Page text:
Cement Boom ! The West African Urban Corridor under construction (Accra, Lomé, Cotonou, Porto-Novo, Lagos)
Armelle Choplin (Université de Genève)
Paper short abstract:
Cement production is supposed to boost African economic growth. Tracking the cement chain from cement plants to construction sites, this paper critically questions the impacts of this "cement boom" and its role on the emergence of the West African coastal corridor from Accra to Lagos.
Paper long abstract:
Development partners and donors are openly promoting cement as a lever for economic growth and 'unlocking Africa's potential' (World Bank, 2016). By focusing on the "cement chain", this paper tries to decipher these narratives and the concrete effects of the « cement boom », intrinsically linked to the « construction boom ». Cement is a binder: concretely, it binds sand, water and clinker. In Africa it also, metaphorically, binds urban politics, environment, economy and the daily practices of urban dwellers. Through the lens of cement and crossing « building and dwelling perspectives » (Ingold, 2013), this paper aims to: i) understand the transformation of the construction sector, analysing the point of view of dominant stakeholders (companies, technicians, architects, planners) ii) examine the practices, imaginaries and material life of city dwellers who become foremen and building entrepreneurs, iii) demonstrate how cement symbolises the new 'metropolitan condition', initially defined by Walter Benjamin (1999), being (re)manufactured in contemporary Africa. This is particularly true along the West African urban corridor (linking Accra, Lomé, Cotonou, Porto-Novo, and Lagos), the Africa's largest urbanised zone, dominated by cement grayish color, where over 30 million people live, travel, consume and build…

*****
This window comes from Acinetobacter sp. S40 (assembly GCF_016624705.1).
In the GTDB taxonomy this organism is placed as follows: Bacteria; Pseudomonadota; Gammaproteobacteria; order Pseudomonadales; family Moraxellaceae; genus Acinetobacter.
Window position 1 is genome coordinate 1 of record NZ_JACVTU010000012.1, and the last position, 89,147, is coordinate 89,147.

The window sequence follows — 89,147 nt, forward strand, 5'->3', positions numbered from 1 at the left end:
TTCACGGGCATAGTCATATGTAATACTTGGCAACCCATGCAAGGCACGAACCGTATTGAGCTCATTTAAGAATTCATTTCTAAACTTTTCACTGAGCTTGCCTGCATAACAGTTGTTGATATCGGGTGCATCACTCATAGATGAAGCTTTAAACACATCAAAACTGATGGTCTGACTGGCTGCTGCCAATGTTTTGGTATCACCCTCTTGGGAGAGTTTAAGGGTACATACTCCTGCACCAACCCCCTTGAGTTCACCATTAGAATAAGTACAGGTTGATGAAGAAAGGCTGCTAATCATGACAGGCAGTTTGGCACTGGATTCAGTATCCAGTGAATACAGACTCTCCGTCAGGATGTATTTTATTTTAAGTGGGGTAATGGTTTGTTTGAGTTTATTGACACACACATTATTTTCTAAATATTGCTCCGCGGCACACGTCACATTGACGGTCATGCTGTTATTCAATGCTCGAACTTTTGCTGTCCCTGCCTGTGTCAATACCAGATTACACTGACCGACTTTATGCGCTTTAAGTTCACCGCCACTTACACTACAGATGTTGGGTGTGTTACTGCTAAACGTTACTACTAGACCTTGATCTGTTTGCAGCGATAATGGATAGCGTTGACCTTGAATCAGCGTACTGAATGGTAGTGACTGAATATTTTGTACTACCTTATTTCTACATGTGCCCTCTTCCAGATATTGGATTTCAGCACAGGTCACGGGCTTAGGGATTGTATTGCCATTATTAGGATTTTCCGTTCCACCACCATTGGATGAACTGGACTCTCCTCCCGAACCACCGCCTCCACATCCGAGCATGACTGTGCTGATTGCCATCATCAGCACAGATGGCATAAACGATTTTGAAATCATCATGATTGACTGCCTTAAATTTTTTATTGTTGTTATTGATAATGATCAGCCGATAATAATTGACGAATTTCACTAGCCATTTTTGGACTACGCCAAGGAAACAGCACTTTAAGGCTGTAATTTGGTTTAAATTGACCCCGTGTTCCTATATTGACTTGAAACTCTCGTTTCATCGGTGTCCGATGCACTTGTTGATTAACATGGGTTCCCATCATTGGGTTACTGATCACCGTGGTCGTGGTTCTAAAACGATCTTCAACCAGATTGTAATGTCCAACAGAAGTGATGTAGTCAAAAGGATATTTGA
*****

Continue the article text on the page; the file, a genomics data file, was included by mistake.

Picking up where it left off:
Inside a construction boom: politics, responsibility and the temporalities of urban development